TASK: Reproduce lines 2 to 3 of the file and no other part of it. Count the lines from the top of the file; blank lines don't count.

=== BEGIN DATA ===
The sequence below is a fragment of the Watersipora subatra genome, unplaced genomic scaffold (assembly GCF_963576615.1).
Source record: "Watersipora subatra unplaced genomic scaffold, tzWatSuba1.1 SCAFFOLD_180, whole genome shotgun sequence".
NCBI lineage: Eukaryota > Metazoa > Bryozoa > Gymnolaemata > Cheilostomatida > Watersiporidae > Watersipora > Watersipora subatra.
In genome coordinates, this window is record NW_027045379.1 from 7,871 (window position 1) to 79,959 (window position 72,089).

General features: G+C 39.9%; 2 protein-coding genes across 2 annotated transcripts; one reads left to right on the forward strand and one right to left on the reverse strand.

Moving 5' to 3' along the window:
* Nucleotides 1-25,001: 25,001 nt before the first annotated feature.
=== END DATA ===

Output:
Source record: "Watersipora subatra unplaced genomic scaffold, tzWatSuba1.1 SCAFFOLD_180, whole genome shotgun sequence".
NCBI lineage: Eukaryota > Metazoa > Bryozoa > Gymnolaemata > Cheilostomatida > Watersiporidae > Watersipora > Watersipora subatra.